In 2017-18, Australia provided $1.3 billion in development assistance for gender equality and women's empowerment worldwide
Australia's Ambassador for Women and Girls Dr Sharman Stone wrapped up her four-day visit on Thursday reiterating Australia's commitment to work with Bangladesh to address "high rates of violence" against women and girls.
In 2017-18, Australia provided $1.3 billion in development assistance for gender equality and women's empowerment worldwide.
In Bangladesh, Australia has contributed to the achievement of gender parity in primary education enrolments and completion rates, and continues to be a strong supporter of skill development for girls, said the Australian High Commission in Dhaka on Thursday.
In her meeting with State Minister for Foreign Affairs M Shahriar Alam, Ambassador Stone applauded the progress Bangladesh made on gender equality and women empowerment, particularly in achieving parity in school enrolments for girls.
She welcomed Prime Minister Sheikh Hasina’s leadership in promoting girls' education and women's economic empowerment and discussed the importance of financial inclusion programs to achieve this.
She expressed condolences for 19-year-old Nusrat Jahan Rafi, who died from her injuries after speaking out against sexual harassment and underlined that "no country is immune" from violence against women.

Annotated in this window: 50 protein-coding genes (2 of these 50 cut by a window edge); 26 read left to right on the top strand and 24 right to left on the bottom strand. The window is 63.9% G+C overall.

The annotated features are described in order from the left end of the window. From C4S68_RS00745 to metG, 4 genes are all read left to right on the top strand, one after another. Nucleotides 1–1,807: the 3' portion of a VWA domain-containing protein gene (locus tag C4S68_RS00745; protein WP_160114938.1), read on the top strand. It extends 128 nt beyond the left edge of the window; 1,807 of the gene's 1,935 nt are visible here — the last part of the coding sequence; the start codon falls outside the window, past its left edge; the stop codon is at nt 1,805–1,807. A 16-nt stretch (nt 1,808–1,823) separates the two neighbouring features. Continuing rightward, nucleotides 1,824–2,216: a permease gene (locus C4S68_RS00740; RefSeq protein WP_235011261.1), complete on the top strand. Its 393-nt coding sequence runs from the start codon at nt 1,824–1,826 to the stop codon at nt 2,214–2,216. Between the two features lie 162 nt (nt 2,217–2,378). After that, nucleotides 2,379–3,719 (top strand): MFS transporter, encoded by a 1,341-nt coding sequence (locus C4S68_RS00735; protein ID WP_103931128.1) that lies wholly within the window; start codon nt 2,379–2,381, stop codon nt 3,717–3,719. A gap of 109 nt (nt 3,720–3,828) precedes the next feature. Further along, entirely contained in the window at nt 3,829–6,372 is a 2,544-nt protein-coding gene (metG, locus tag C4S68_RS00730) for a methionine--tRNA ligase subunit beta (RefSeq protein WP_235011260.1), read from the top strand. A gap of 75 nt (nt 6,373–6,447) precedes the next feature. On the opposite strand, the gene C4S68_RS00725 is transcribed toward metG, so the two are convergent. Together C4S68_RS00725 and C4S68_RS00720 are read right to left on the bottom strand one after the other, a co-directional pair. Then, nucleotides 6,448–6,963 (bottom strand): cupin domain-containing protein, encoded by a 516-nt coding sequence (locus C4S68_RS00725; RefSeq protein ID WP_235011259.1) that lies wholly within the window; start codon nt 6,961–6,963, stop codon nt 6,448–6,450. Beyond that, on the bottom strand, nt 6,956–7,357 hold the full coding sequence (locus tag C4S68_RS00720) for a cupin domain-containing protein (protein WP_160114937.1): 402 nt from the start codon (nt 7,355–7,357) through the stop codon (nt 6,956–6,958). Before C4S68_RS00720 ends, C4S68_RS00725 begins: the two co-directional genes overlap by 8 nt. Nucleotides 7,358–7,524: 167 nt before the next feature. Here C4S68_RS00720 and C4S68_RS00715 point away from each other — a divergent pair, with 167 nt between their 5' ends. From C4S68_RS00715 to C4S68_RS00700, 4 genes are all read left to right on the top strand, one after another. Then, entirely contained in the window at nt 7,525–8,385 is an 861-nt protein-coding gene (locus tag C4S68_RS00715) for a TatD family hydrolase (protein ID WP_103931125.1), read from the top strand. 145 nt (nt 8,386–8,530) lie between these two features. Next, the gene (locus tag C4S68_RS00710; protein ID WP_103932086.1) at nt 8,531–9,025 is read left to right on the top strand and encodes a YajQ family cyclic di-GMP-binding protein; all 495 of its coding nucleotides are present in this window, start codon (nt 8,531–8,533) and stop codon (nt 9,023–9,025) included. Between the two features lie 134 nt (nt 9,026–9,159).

During her visit to Rohingya camps, Ambassador Stone was "struck" by the scale of the crisis, including its impact on the host community in Cox's Bazar.
Observing an Australian-funded Brac Community Empowerment Project, she was "impressed to see" how host community women, themselves living in poverty, were raising their voices, exercising their rights and working together to achieve economic empowerment.
The Ambassador visited the UNFPA women's friendly space, health centre and a Save the Children temporary learning centre in the camps.
To date, Australia's support has enabled over 30,000 girls and boys in the camps and host communities to access 365 learning centres.
Because of Australian Aid, the Australian High Commission says, these children are receiving basic education, access to healthcare and nutrition, and importantly, a safe place to play.
During a meeting with Brac Executive Director Dr Mohammed Musa, the ambassador shared some insights on the work Australia is supporting to tackle gender-based violence in the Pacific.
They agreed that it was extremely important to exchange knowledge and data on what works to address gender-based violence.
Ambassador Stone visited a Brac adolescent development program in Korail slum in the city to see how Australian aid is driving women's economic empowerment and gender equality through local partners.
Ambassador Stone met a group of impressive Bangladeshi women leaders, including alumni from the Australian Awards program. Half of nearly 3,000 Australian Awards alumni in Bangladesh are women.